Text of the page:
Given the sensationalism of papers like the Post, it is remarkable there was no intersection between this view of Columbia as a hotbed of liberal sentiment and the drug bust’s rendering of the university as a bastion of entitled elites who think they are above the law. Even the most salacious reports on the student body and their unpatriotic tutelage, such as the Post’s claim that “the academy’s affection for Marxism, a doctrine in fundamental conflict with America’s founding principles, is invincible,” never made a link to either the drug bust or the Epstein case. The Post made sure to connect the opposition to ROTC to our activist past, even noting at one point that “Iranian President Mahmoud Ahmadinejad, who tortures and imprisons journalists and other critics, is welcome at Columbia but not a program to train officers for the US military,” but they never connected this opposition to the scandals of the previous months. Why didn’t the Post choose to mention Operation Ivy League as evidence that Columbia’s America-hating liberalism leads them to run roughshod over the rule of law, or the Epstein scandal as evidence of Columbia’s moral depravity?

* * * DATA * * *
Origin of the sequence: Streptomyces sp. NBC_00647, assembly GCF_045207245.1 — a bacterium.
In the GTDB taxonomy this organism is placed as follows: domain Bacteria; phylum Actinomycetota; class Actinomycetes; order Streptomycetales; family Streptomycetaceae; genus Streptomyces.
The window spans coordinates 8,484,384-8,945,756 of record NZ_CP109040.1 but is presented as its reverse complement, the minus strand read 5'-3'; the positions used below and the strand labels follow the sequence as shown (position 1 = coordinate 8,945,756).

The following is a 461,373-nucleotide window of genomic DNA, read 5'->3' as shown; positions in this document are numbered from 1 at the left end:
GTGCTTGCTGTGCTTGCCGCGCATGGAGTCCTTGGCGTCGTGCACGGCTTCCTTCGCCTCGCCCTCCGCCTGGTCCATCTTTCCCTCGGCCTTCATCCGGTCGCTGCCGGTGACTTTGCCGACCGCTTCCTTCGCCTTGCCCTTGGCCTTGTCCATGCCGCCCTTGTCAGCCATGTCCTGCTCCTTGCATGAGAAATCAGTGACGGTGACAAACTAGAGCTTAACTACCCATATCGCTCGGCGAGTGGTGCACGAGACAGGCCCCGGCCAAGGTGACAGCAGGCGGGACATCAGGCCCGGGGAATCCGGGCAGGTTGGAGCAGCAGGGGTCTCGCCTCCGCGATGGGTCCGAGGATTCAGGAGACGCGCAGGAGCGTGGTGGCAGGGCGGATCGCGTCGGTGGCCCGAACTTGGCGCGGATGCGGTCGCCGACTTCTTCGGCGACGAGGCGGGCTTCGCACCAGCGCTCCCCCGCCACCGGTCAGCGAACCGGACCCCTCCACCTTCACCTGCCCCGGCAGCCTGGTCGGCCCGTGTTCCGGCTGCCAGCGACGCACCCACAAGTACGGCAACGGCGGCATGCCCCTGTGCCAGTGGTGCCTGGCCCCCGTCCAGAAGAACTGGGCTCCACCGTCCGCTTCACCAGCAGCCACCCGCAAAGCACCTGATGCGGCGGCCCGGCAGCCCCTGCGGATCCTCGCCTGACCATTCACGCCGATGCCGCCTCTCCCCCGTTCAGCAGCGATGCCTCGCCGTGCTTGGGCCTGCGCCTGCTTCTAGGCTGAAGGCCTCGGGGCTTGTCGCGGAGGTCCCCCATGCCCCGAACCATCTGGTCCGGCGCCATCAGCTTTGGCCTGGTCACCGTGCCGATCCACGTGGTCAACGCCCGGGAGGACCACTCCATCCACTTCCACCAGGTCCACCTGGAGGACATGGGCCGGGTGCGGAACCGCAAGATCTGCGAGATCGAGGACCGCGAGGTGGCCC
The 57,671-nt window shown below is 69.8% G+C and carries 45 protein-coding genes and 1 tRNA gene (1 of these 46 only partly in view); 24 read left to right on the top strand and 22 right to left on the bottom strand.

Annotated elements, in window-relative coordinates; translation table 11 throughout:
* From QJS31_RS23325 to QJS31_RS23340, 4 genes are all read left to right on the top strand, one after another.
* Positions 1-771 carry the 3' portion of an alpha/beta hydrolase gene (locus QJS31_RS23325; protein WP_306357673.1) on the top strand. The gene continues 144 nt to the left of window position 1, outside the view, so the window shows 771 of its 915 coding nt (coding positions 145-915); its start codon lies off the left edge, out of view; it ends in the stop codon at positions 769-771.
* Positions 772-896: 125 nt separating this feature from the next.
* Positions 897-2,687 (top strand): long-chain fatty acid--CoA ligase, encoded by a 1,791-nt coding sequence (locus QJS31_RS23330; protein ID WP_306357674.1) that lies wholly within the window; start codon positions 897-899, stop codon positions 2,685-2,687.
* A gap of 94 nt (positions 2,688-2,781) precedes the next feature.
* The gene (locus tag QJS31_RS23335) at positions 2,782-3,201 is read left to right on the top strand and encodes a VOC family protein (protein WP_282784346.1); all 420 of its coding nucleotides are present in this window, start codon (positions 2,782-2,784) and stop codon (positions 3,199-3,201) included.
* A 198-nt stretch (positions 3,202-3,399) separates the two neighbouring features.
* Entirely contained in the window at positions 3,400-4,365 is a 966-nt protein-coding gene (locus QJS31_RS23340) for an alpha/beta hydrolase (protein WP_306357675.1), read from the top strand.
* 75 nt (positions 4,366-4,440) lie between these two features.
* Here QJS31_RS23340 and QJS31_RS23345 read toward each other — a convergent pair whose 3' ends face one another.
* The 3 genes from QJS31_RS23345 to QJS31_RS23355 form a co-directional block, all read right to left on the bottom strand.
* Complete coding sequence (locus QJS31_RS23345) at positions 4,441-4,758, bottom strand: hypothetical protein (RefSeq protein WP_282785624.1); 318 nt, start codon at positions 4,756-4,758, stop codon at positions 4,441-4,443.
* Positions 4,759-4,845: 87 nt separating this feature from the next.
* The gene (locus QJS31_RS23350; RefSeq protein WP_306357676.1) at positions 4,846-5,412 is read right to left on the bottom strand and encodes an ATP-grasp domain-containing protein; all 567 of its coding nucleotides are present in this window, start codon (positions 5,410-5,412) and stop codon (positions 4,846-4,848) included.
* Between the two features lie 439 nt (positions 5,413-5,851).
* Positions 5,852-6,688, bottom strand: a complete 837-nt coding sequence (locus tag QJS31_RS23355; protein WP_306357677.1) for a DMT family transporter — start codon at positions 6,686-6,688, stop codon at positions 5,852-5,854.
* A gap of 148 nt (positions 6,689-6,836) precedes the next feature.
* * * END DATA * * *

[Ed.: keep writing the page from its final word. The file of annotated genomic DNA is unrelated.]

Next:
While we should of course be grateful that the reputation of our institution, and our degrees, was not raked through three-month stale mud to arrive at the regrettable heckling incident, it does warrant concern for another reason. If Columbia has become merely the plaything of the 24-hour news cycle, with such an easily manipulated reputation, we have lost some integrity as an institution. At least in the aftermath of our hallowed activist past, highlighted in The Blue and White’s March issue, we had an unwavering character for people to rail against. Increasingly it seems, we’re more of a Lindsay Lohan than a leader of either academic institutions or national politics, as we emerge from the anti-climactic and somewhat bumbling process of inviting ROTC back to campus (which all of the members of the Task Force approved). Given our extremely privileged position in the media and the political sphere, we could afford to pull our weight a little more, stand up a little straighter, and stop being (proverbially) Perez Hilton’s bitch.